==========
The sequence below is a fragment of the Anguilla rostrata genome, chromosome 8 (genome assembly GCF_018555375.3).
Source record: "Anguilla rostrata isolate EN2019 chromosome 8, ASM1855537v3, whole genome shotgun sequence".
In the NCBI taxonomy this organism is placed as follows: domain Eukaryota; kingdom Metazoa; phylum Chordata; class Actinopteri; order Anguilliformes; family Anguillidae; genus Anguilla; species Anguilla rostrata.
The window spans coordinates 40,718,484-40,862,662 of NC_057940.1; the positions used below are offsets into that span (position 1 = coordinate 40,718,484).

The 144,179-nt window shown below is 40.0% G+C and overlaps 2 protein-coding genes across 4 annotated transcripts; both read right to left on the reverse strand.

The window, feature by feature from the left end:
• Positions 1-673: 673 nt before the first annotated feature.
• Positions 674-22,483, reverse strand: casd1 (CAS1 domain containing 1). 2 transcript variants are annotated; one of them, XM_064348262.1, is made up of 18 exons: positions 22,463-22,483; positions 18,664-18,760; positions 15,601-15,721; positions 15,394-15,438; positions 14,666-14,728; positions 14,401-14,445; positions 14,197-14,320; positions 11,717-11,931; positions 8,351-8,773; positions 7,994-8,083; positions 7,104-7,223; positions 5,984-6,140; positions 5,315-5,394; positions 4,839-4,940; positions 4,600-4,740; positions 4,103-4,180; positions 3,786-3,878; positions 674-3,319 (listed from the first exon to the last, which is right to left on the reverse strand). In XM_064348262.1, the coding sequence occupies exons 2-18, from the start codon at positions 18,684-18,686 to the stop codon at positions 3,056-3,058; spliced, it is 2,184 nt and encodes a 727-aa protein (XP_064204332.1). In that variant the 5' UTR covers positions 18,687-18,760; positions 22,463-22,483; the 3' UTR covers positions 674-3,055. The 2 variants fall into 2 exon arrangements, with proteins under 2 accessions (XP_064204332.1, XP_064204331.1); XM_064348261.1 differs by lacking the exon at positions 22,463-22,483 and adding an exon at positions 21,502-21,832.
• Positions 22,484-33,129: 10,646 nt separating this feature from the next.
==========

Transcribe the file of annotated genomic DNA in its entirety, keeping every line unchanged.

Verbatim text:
The sequence below is a fragment of the Anguilla rostrata genome, chromosome 8 (genome assembly GCF_018555375.3).
Source record: "Anguilla rostrata isolate EN2019 chromosome 8, ASM1855537v3, whole genome shotgun sequence".
In the NCBI taxonomy this organism is placed as follows: domain Eukaryota; kingdom Metazoa; phylum Chordata; class Actinopteri; order Anguilliformes; family Anguillidae; genus Anguilla; species Anguilla rostrata.
The window spans coordinates 40,718,484-40,862,662 of NC_057940.1; the positions used below are offsets into that span (position 1 = coordinate 40,718,484).

The 144,179-nt window shown below is 40.0% G+C and overlaps 2 protein-coding genes across 4 annotated transcripts; both read right to left on the reverse strand.

The window, feature by feature from the left end:
• Positions 1-673: 673 nt before the first annotated feature.
• Positions 674-22,483, reverse strand: casd1 (CAS1 domain containing 1). 2 transcript variants are annotated; one of them, XM_064348262.1, is made up of 18 exons: positions 22,463-22,483; positions 18,664-18,760; positions 15,601-15,721; positions 15,394-15,438; positions 14,666-14,728; positions 14,401-14,445; positions 14,197-14,320; positions 11,717-11,931; positions 8,351-8,773; positions 7,994-8,083; positions 7,104-7,223; positions 5,984-6,140; positions 5,315-5,394; positions 4,839-4,940; positions 4,600-4,740; positions 4,103-4,180; positions 3,786-3,878; positions 674-3,319 (listed from the first exon to the last, which is right to left on the reverse strand). In XM_064348262.1, the coding sequence occupies exons 2-18, from the start codon at positions 18,684-18,686 to the stop codon at positions 3,056-3,058; spliced, it is 2,184 nt and encodes a 727-aa protein (XP_064204332.1). In that variant the 5' UTR covers positions 18,687-18,760; positions 22,463-22,483; the 3' UTR covers positions 674-3,055. The 2 variants fall into 2 exon arrangements, with proteins under 2 accessions (XP_064204332.1, XP_064204331.1); XM_064348261.1 differs by lacking the exon at positions 22,463-22,483 and adding an exon at positions 21,502-21,832.
• Positions 22,484-33,129: 10,646 nt separating this feature from the next.